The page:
State of the construction industry

Features - Economic indicators

The construction sector has enjoyed record growth since rebounding from the Great Recession, but questions abound as to whether it can keep its momentum in 2019.

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March 7, 2019

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The construction sector is a worthy barometer for measuring the strength of the economy. While the building sector has enjoyed record growth since rebounding from the Great Recession, questions abound as to whether the construction market can keep its momentum as we move into 2019 and beyond.

Where we’ve been

Construction spending and employment are among two key benchmarks economists utilize to gauge industry strength. Looking at separate graphs from the U.S. Bureau of Labor Statistics (BLS) of both construction spending and construction employment dating from pre-Recession levels in 2006 to October 2018, one can see an unmistakable pattern prevailing. The booming spending and high employment numbers enjoyed before the Recession are followed by a steep decline on both graphs, eventually bottoming out around 2011, followed by a steady and consistent climb up to the peaks the industry is presently enjoying.

According to this data, construction employment was at a 10-year high as of Oct. 2018, with 7.3 million workers employed. Using data comparing Oct. 2017 and Oct. 2018, employment in the nonresidential space increased by 4.4 percent, while residential employment increased by 5.3 percent year-over-year.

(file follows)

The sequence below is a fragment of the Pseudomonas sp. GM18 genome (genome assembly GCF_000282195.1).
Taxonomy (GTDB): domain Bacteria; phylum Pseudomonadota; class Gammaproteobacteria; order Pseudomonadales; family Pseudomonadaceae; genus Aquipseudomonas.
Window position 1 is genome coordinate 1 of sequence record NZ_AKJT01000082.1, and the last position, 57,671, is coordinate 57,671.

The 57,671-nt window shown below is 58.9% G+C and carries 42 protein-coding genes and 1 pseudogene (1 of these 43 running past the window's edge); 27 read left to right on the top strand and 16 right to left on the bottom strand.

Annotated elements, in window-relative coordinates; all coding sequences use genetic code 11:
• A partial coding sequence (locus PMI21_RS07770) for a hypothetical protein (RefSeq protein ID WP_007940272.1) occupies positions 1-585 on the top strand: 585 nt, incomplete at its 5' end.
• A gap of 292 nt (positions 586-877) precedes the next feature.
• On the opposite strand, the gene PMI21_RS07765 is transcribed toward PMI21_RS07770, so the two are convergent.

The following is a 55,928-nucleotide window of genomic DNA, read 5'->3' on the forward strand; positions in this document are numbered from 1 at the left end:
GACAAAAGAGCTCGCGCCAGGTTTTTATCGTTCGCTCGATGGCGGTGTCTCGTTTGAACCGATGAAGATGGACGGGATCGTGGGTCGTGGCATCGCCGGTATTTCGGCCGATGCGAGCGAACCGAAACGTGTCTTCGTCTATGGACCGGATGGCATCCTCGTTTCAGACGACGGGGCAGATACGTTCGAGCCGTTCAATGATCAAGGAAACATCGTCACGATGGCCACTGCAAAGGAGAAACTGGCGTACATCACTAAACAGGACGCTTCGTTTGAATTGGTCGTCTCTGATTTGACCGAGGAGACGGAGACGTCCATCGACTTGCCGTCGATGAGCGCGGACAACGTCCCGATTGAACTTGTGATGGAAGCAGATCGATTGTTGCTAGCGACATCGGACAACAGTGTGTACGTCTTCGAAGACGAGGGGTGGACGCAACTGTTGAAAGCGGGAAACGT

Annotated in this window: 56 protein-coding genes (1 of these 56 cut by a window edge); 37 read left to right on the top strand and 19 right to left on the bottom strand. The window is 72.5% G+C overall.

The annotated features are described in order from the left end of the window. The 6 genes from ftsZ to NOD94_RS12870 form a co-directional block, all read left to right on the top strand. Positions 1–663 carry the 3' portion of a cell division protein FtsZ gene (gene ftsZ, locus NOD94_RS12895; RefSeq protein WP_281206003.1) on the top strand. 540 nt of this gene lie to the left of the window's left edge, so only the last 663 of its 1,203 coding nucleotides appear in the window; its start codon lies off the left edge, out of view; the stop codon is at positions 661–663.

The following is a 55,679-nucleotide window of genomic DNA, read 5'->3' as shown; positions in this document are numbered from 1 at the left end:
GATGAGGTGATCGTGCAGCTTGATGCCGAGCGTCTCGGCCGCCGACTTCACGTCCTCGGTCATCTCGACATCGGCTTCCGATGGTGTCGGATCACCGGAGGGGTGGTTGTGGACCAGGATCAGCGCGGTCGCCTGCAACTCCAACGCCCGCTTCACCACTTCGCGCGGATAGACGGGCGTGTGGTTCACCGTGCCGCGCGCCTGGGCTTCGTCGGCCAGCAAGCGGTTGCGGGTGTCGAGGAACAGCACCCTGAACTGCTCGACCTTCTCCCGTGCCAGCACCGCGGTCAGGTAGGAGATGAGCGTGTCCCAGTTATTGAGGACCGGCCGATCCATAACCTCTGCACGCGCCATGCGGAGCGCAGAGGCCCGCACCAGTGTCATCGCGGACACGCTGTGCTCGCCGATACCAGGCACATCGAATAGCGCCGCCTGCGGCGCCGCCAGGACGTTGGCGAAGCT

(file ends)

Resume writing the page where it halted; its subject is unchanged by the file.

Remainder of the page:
Coinciding with near-record employment numbers, construction spending was at an all-time high of $1.31 trillion as of Oct. 2018, which is 9 percent above the previous peak in 2006. Using data comparing Oct. 2017 to Oct. 2018, total construction spending increased 4.9 percent year-over-year, with private residential spending increasing 1.8 percent, private nonresidential increasing by 6.4 percent and public construction spending increasing by 8.5 percent.

According to Associated General Contractors of America Chief Economist Ken Simonson, this growth is indicative of strong nationwide construction activity across sectors, not just certain geographic hot spots that are enjoying success.

“Construction is growing at a moderate pace and is unusually well-balanced both geographically and by segment,” he says. “From October 2017 to October 2018, construction employment increased in 44 states and [Washington], D.C., according to the Bureau of Labor Statistics. Construction spending put in place increased at a 5 percent rate in the first 10 months of 2018 combined, compared to the same period in 2017, with nearly identical growth rates for residential, private nonresidential and public construction, according to the U.S. Census Bureau.”

What to watch for

Changes in legislation and regulation are key influencers that affect how the construction market responds.

Associated Builders and Contractors (ABC) Chief Economist Anirban Basu notes that the Tax Cuts and Jobs Act, passed in Dec. 2017, appears to have been positive for the industry. He cites the increase in the amount that can be immediately expensed for certain types of purchases under the law, including equipment, from $500,000 to $1 million, as a driver of more activity.